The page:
The problem, in practice, is that in most cases of marriage nullities granted in Philippine civil courts, such incapacity to assume the essential obligations of marriage is not really proven beyond reasonable doubt, but rather presumed when a psychological anomaly is proven. In other words, the cause has transitioned from the incapacity to assume the essential marital obligations to a psychological anomaly, which has conveniently been labeled psychological incapacity. This is not the venue for demonstrating this observation, but it could be a good topic for a licentiate thesis in Canon Law (if not simply for a serious case of investigative journalism) to review some recent declarations of marriage nullity in civil court to demonstrate this point.


Grave lack of discretion of judgment concerning essential matrimonial rights and duties

The reason, to my mind, why Philippine civil courts tend to abuse the notion of psychological incapacity is the absence in the Philippine Family Code of another ground for nullity, which its framers failed to import from Canon Law. This is the notion of grave lack of due discretion (loosely referred to as LDD), enshrined in c.1095, 2º of the Code of Canon Law:

“Can.1095, 2º. They are incapable of contracting marriage (those) who suffer from grave lack of discretion of judgment concerning the essential matrimonial rights and duties, which are to be mutually given and accepted.”

In effect, the genesis of matrimonial consent has been the object of canonical doctrine and jurisprudence for many centuries, and especially in the last decades (since the promulgation of the Code of 1983) has yielded veritable gems of Rotal Jurisprudence. As we have had a chance to consider on several occasions in this column, matrimonial consent—the most important of the three pillars on which the juridic structure of marriage stands—is a human act which demands the intervention of both the intellect and the will. Aside from the obvious grounds of violence (whether internal or external) that vitiates the act of the will, and of ignorance or error (especially due to fraud) that vitiates the act of the intellect, Canon Law gives a lot of importance to the discretion of judgment as a necessary element for the validity of matrimonial consent. Now is not the time to delve deeper into the notion, but in broad strokes we can understand discretion of judgment as that quality of the intellect that allows a person to know what marriage means and what a specific marriage to the specific person in question here and now means, together with its consequences.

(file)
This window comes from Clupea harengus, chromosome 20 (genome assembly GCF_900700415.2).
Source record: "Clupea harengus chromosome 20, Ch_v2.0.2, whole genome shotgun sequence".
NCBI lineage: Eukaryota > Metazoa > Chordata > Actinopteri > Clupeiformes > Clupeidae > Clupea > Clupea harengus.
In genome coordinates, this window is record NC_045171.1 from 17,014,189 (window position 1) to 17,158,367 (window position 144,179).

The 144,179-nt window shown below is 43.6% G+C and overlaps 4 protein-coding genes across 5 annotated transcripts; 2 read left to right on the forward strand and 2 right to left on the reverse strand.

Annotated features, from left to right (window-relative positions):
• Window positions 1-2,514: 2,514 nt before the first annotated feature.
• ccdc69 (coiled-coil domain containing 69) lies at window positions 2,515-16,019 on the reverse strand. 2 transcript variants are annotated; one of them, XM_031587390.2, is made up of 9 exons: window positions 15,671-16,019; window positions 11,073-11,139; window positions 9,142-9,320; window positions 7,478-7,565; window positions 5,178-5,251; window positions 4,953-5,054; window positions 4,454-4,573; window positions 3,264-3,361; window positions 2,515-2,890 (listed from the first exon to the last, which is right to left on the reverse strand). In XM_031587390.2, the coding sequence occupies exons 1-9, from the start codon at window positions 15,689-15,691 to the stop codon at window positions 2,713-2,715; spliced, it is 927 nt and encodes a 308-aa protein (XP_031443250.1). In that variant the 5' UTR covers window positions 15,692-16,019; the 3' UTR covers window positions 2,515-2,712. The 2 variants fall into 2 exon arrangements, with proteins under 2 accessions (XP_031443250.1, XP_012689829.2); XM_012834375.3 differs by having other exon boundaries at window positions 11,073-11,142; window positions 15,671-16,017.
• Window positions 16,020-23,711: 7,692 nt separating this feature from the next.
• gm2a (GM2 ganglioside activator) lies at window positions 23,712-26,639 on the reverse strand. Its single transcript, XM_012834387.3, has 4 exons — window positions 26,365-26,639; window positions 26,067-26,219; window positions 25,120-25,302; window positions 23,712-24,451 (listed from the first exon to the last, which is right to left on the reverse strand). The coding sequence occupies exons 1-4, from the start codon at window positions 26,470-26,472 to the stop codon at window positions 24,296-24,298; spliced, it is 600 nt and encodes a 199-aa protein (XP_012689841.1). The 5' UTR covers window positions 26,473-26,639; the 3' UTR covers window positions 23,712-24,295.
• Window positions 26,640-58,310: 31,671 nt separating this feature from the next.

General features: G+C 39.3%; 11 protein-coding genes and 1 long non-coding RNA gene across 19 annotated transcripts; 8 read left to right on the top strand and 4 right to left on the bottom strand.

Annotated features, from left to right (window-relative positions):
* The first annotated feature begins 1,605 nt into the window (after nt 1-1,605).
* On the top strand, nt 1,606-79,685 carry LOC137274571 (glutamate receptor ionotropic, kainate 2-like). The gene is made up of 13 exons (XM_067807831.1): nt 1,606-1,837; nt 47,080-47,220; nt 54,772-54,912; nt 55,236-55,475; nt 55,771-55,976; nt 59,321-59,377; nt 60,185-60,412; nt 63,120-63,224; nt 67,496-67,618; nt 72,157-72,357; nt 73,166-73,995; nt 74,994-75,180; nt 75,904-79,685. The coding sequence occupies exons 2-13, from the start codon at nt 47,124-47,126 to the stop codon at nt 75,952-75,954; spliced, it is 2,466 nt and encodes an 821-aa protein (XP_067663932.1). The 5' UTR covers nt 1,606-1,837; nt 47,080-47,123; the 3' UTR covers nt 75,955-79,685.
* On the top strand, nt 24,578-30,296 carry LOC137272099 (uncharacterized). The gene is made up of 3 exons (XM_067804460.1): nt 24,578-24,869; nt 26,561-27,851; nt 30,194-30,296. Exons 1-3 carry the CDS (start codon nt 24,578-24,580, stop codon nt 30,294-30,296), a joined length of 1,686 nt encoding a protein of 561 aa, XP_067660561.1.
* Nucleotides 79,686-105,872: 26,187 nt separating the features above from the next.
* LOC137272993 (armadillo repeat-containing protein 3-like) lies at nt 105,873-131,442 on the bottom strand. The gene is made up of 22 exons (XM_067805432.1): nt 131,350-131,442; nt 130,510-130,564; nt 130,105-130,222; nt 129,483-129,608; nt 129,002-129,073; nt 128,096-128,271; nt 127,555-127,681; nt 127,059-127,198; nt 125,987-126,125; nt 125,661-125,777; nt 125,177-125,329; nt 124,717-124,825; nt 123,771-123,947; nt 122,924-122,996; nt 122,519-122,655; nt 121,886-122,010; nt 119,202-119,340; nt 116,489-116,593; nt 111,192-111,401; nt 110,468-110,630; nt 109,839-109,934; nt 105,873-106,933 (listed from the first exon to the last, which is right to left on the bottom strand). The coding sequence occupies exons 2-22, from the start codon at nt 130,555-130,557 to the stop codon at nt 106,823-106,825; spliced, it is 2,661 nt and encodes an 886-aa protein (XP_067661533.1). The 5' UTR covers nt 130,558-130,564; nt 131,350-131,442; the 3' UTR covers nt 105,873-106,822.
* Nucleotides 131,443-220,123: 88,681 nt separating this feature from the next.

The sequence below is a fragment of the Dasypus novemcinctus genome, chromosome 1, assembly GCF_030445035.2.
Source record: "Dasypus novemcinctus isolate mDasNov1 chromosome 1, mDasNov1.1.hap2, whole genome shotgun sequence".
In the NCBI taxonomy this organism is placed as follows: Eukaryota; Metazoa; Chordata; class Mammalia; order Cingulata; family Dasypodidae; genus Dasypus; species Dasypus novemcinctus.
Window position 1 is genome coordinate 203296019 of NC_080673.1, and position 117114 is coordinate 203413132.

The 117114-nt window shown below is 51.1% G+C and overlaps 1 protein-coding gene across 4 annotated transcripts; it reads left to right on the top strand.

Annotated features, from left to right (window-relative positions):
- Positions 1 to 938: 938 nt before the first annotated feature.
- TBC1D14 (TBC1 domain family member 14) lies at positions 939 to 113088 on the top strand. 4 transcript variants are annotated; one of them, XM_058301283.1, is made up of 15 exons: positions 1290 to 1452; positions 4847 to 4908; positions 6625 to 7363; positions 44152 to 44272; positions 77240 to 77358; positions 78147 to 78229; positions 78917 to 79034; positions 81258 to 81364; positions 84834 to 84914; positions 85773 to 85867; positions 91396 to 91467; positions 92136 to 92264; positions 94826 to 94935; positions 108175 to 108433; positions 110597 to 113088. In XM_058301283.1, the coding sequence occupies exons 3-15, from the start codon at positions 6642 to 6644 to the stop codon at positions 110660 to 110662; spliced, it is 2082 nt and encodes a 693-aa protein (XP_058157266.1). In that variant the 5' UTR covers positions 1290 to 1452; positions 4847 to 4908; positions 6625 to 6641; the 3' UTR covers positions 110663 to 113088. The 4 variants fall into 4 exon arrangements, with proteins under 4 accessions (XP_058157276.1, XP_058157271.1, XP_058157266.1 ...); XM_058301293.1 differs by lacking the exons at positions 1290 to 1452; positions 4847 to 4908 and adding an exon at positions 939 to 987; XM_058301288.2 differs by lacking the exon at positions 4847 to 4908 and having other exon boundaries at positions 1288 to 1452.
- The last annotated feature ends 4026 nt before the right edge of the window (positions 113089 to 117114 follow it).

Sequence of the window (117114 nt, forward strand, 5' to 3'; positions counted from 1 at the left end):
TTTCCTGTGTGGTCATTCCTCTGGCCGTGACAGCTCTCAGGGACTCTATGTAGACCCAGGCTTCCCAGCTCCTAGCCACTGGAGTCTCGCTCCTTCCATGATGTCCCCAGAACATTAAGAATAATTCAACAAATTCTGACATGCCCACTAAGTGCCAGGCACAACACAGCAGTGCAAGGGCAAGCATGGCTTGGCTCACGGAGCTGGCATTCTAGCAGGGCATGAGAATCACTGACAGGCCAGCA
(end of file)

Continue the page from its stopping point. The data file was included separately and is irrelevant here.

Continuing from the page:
Definitely such discretion of judgment can be conceptually taken as an act of the intellect (since judgment is an act of the intellect), but it cannot be dissociated from the influence of the will and the passions, since in the last analysis the one who consents is the person—making use of his intellect and will.


Psychological incapacity vs. grave lack of discretion

The problem with using the so-called psychological incapacity, or more accurately in canonical terms incapacity to assume due to causes of a psychic nature as a ground for nullity is its radical nature: in effect, what is being alleged is an intrinsic incapacity on the part of the party. Such incapacity is at least semi-permanent, which therefore affects the person also as regards any future marriage. Thus, a sentence of nullity due to this ground in an Ecclesiastical Tribunal normally carries with it a provision (caveat) to the effect that the party who is suffering such incapacity is barred from contracting any future canonical marriage, unless he proves to the satisfaction of the competent authority that he/she has overcome whatever psychic reason there was that was causing such incapacity. Indeed, it seems anomalous that while civil courts are so liberal in declaring marriage nullities based on this ground, most of the people involved proceed to another marriage—indeed that was the motive for getting the declaration in the first place—after the previous one has been declared null.

In contrast, grave lack of discretion of judgment is specific to the genesis of a particular consent, even if it may have been caused by psychological factors. In effect, when using c.1095, 2º as ground for nullity, what is proven is the momentary (or at least temporary) condition of grave lack of discretion of judgment in making the consent to marry, and not an incapacity to assume the essential marital rights and obligations. This presents a wider margin of possibilities, other than the strictly psychic reasons that would render a person incapable of assuming the essential rights and obligations of marriage. Unfortunately, as stated earlier, this ground is not present in the Philippine Family Code.